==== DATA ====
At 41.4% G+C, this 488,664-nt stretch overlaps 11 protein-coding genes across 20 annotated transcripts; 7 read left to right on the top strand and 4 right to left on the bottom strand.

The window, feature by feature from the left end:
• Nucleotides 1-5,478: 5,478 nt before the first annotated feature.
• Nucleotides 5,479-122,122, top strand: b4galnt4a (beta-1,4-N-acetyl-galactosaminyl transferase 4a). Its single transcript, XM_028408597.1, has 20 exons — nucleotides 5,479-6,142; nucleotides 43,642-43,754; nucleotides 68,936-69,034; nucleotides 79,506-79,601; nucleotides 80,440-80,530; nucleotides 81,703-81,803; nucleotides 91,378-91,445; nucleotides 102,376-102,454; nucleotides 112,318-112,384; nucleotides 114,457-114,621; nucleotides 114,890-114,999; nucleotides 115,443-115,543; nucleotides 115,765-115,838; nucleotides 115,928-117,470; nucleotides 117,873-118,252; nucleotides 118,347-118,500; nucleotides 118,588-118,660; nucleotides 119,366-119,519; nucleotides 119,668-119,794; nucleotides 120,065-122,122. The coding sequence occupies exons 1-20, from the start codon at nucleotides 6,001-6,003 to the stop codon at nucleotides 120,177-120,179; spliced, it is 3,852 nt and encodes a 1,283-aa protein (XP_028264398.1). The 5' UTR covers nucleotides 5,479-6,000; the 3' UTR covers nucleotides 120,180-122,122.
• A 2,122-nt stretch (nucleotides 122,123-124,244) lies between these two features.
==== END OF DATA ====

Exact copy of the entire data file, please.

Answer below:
At 41.4% G+C, this 488,664-nt stretch overlaps 11 protein-coding genes across 20 annotated transcripts; 7 read left to right on the top strand and 4 right to left on the bottom strand.

The window, feature by feature from the left end:
• Nucleotides 1-5,478: 5,478 nt before the first annotated feature.
• Nucleotides 5,479-122,122, top strand: b4galnt4a (beta-1,4-N-acetyl-galactosaminyl transferase 4a). Its single transcript, XM_028408597.1, has 20 exons — nucleotides 5,479-6,142; nucleotides 43,642-43,754; nucleotides 68,936-69,034; nucleotides 79,506-79,601; nucleotides 80,440-80,530; nucleotides 81,703-81,803; nucleotides 91,378-91,445; nucleotides 102,376-102,454; nucleotides 112,318-112,384; nucleotides 114,457-114,621; nucleotides 114,890-114,999; nucleotides 115,443-115,543; nucleotides 115,765-115,838; nucleotides 115,928-117,470; nucleotides 117,873-118,252; nucleotides 118,347-118,500; nucleotides 118,588-118,660; nucleotides 119,366-119,519; nucleotides 119,668-119,794; nucleotides 120,065-122,122. The coding sequence occupies exons 1-20, from the start codon at nucleotides 6,001-6,003 to the stop codon at nucleotides 120,177-120,179; spliced, it is 3,852 nt and encodes a 1,283-aa protein (XP_028264398.1). The 5' UTR covers nucleotides 5,479-6,000; the 3' UTR covers nucleotides 120,180-122,122.
• A 2,122-nt stretch (nucleotides 122,123-124,244) lies between these two features.